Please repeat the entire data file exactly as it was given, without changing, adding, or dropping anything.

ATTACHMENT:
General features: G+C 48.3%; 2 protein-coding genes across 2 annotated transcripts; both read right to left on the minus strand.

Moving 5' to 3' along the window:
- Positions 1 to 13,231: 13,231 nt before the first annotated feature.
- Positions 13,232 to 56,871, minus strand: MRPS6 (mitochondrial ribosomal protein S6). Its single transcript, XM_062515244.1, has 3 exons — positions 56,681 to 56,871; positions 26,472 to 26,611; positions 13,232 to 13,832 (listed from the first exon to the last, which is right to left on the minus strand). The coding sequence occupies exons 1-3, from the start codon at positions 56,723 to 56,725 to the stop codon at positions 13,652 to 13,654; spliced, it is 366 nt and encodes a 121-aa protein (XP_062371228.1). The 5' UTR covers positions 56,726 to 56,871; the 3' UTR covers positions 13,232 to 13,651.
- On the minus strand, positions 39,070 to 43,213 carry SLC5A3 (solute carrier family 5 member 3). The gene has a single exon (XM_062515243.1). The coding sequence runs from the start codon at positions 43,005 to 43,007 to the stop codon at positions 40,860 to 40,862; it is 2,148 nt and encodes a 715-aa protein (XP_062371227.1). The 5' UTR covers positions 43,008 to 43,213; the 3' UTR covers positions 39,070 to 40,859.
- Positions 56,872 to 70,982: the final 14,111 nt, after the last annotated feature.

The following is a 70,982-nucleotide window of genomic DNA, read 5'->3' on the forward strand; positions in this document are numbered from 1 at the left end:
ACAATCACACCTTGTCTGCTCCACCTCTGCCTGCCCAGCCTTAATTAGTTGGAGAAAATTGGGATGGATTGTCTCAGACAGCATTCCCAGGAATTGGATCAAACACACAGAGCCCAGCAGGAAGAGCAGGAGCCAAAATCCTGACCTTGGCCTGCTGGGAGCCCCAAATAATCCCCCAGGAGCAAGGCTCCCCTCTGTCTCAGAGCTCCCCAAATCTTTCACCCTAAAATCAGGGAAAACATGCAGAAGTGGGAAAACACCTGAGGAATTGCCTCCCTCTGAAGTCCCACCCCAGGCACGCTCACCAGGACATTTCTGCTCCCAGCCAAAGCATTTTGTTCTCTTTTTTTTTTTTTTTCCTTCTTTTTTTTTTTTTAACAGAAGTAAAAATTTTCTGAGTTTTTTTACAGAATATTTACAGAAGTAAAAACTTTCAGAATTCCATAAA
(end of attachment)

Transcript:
General features: G+C 48.3%; 2 protein-coding genes across 2 annotated transcripts; both read right to left on the minus strand.

Moving 5' to 3' along the window:
- Positions 1 to 13,231: 13,231 nt before the first annotated feature.
- Positions 13,232 to 56,871, minus strand: MRPS6 (mitochondrial ribosomal protein S6). Its single transcript, XM_062515244.1, has 3 exons — positions 56,681 to 56,871; positions 26,472 to 26,611; positions 13,232 to 13,832 (listed from the first exon to the last, which is right to left on the minus strand). The coding sequence occupies exons 1-3, from the start codon at positions 56,723 to 56,725 to the stop codon at positions 13,652 to 13,654; spliced, it is 366 nt and encodes a 121-aa protein (XP_062371228.1). The 5' UTR covers positions 56,726 to 56,871; the 3' UTR covers positions 13,232 to 13,651.
- On the minus strand, positions 39,070 to 43,213 carry SLC5A3 (solute carrier family 5 member 3). The gene has a single exon (XM_062515243.1). The coding sequence runs from the start codon at positions 43,005 to 43,007 to the stop codon at positions 40,860 to 40,862; it is 2,148 nt and encodes a 715-aa protein (XP_062371227.1). The 5' UTR covers positions 43,008 to 43,213; the 3' UTR covers positions 39,070 to 40,859.
- Positions 56,872 to 70,982: the final 14,111 nt, after the last annotated feature.

The following is a 70,982-nucleotide window of genomic DNA, read 5'->3' on the forward strand; positions in this document are numbered from 1 at the left end:
ACAATCACACCTTGTCTGCTCCACCTCTGCCTGCCCAGCCTTAATTAGTTGGAGAAAATTGGGATGGATTGTCTCAGACAGCATTCCCAGGAATTGGATCAAACACACAGAGCCCAGCAGGAAGAGCAGGAGCCAAAATCCTGACCTTGGCCTGCTGGGAGCCCCAAATAATCCCCCAGGAGCAAGGCTCCCCTCTGTCTCAGAGCTCCCCAAATCTTTCACCCTAAAATCAGGGAAAACATGCAGAAGTGGGAAAACACCTGAGGAATTGCCTCCCTCTGAAGTCCCACCCCAGGCACGCTCACCAGGACATTTCTGCTCCCAGCCAAAGCATTTTGTTCTCTTTTTTTTTTTTTTTCCTTCTTTTTTTTTTTTTAACAGAAGTAAAAATTTTCTGAGTTTTTTTACAGAATATTTACAGAAGTAAAAACTTTCAGAATTCCATAAA